Lobbyists Find Ways to Contribute

Posted October 10, 2008 at 6:10pm

Democratic lobbyists might be political pariahs on the presidential campaign trail, but that hasn’t stopped them from trying to help elect Sen. Barack Obama (Ill.) as president.

Obama has pledged to forgo lobbyists’ political contributions and minimized their role within his campaign. Yet, for the past two years, many lobbyists have found creative ways to stay involved, volunteering on policy committees or having spouses contribute to the campaign.

More recently, Washington-area lobbyists and lawyers have looked across the Potomac to the battleground state of Virginia to put their dollars and volunteer hours to use.

While lobbyists are also prevented from contributing to the Democratic National Committee, they can donate to Democratic state parties.

Last month, more than two dozen Democratic lawyers, lobbyists and political insiders did just that, holding a major fundraiser for the Democratic Party of Virginia.

The fundraiser’s primary purpose was to raise money for get-out-the-vote efforts, which would help all Democratic candidates on the ballot in Virginia.

The Sept. 16 event at Hogan & Hartson’s Washington office raised more than $125,000.

Headlined by a pair of Virginia Democrats, Gov. Tim Kaine and Senate candidate Mark Warner, it also included a number of early Obama supporters and longtime Democratic operatives.

Co-hosts included Stan Fendley of Corning, Tom Walls of McGuireWoods Consulting, Mike House of Hogan & Hartson, John Buscher of Holland & Knight and Dwight Fettig of Arnold & Porter, among others.

Virginia Democratic Reps. Bobby Scott and Jim Moran were also in attendance.

Virginia Democratic Party spokesman Jared Leopold said the state party has more than 2,000 new donors both within Virginia and across the Potomac.

“We’ve seen a dramatic increase in volunteers here in Virginia,” Leopold said. “It doesn’t matter to us if you are a lobbyist or a college kid. The point is to get out there and knock on doors.”

While the Virginia Democratic Party was the only beneficiary of the event, it was nonetheless an outlet for those frustrated by Obama’s strictures against lobbyists contributing to the greater Democratic Party cause, said one Democrat at the event.

Co-host Andrew Rosenberg of Ogilvy Government Relations said the event was the result of people wanting to do more for the state of Virginia.

“It was done with the understanding that lobbyists couldn’t make contributions to Obama, or the DNC, but there is no reason we can’t help the Virginia Democratic Party,” Rosenberg said.

Jarvis Stewart of Stewart Partners said the event was never billed as an indirect way of giving money to help get Obama elected.

“It’s more along the lines of supporting the soon-to-be-Sen. Warner and current governor,” said Stewart, who stopped lobbying earlier this year. “If mixed in with that Sen. Obama wins, then that’s great.”

This isn’t the first time lobbyists have come out to support the Virginia Democrats.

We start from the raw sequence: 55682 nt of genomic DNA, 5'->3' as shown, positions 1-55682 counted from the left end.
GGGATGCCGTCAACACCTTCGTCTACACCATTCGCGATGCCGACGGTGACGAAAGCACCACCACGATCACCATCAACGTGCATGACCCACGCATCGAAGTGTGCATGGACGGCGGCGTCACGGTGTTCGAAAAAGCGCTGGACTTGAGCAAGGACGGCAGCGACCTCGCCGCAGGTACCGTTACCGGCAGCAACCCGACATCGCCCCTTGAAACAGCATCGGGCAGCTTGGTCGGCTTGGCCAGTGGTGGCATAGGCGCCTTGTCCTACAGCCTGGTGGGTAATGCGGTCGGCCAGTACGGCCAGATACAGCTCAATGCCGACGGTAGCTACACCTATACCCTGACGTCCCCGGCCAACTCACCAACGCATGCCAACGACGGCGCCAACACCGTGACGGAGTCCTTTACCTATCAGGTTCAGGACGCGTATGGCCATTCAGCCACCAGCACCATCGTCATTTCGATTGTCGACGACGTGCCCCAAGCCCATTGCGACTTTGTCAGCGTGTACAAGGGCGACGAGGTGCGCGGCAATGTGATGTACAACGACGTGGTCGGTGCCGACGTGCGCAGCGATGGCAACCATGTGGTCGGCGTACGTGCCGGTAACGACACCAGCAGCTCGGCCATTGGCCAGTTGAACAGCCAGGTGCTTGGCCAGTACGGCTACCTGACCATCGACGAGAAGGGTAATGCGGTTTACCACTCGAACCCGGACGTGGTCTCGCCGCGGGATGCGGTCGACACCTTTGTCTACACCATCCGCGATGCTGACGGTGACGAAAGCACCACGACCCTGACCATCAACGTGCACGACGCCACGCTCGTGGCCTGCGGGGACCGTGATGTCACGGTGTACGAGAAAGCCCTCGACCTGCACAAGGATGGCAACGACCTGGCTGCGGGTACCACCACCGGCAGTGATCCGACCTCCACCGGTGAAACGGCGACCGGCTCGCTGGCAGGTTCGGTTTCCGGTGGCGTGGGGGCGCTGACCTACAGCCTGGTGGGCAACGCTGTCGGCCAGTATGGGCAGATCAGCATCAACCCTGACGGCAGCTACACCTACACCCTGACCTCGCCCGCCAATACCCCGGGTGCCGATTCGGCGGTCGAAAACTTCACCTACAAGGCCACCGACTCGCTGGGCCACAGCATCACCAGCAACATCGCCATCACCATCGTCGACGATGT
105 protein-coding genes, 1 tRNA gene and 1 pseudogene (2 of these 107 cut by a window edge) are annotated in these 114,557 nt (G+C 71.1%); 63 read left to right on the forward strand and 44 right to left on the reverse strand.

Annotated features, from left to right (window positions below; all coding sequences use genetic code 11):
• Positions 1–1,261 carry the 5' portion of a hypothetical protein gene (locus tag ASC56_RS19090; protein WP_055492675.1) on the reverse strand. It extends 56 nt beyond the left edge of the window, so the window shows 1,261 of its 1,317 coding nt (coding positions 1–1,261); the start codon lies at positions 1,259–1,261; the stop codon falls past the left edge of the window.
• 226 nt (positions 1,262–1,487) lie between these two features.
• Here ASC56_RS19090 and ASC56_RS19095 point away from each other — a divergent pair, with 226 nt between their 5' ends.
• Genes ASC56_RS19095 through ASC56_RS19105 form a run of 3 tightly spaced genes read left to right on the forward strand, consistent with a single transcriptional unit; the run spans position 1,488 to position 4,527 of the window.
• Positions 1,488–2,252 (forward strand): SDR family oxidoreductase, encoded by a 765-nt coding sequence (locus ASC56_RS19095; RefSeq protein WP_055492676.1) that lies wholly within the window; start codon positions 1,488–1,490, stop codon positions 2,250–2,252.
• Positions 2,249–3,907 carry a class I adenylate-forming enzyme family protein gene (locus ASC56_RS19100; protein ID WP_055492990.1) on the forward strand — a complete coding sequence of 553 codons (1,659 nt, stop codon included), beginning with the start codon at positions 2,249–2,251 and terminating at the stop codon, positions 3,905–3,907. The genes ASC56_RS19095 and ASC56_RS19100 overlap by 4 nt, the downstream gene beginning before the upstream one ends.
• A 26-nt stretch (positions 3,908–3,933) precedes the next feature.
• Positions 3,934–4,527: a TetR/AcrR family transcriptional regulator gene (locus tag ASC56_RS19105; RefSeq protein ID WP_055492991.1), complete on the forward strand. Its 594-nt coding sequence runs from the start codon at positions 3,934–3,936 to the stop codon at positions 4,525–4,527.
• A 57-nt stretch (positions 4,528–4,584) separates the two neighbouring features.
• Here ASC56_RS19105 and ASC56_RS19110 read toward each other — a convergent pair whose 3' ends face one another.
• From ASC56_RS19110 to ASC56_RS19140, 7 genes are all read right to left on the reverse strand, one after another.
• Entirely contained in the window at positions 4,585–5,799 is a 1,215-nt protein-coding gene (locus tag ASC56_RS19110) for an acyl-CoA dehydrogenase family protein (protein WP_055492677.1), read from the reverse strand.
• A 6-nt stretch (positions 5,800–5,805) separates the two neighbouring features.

More than 650 lobbyists and firms with political action committees have contributed to Warner’s campaign as of July, according to Senate lobbying disclosure records.

His Republican challenger, former Gov. Jim Gilmore, has received 34 political contributions from lobbyists and firms’ political action committees during that same time period, according to Senate records.

The Obama camp isn’t alone in using lobbyists and lawyers to mobilize its ground troops. Several of McCain’s top fundraisers and campaign supporters are from the Washington lobbying community, including Wayne Berman of Ogilvy Government Relations; Kirk Blalock of Fierce, Isakowitz & Blalock; and Peter Madigan of Johnson, Madigan, Peck, Boland & Stewart.

The McCain campaign is also working hard to squeeze dollars out of Virginia with a Monday fundraiser in Tysons Corner headlined by vice presidential candidate Sarah Palin.

Last month’s Democratic fundraiser, however, is part of a larger effort among area lobbyists and lawyers, many of whom live in Virginia, to become active in the campaign. An informal group of them has been holding periodic brown-bag lunch meetings to get a read on the state of the election from the Obama campaign and to allow for volunteer sign-up.

The most recent get-together was at McGuireWoods’ Washington office on Friday, with Betsy Loikow, Obama’s volunteer coordinator for D.C., slated to speak.

“We’ll hear from some of our friends who are decamping to Obama offices around the state on where they are going and what they will be doing,” Varney wrote in his reminder e-mail to attendees. “Thanks for all you are doing to elect Barack Obama President of the United States!”

Unable to contribute the more traditional currency of real dollars, many lobbyists and lawyers have also turned to door-knocking and other get-out-the-vote activities like registering voters as a way to get involved in the presidential election.

“This is not about influencing policy,” said Fendley, who resides in Virginia and has helped coordinate volunteers. Obama “is really serious about that. He’s not letting lobbyists influence the policy.”

Ogilvy’s Rosenberg agrees.

“It’s a really committed group of lobbyists and lawyers and political insiders who are just really embracing the call to join the field operations as volunteers,” Rosenberg said. “It’s not a way to get in with the campaign, it’s not to get credit. They are doing it because they really want to bring about change.”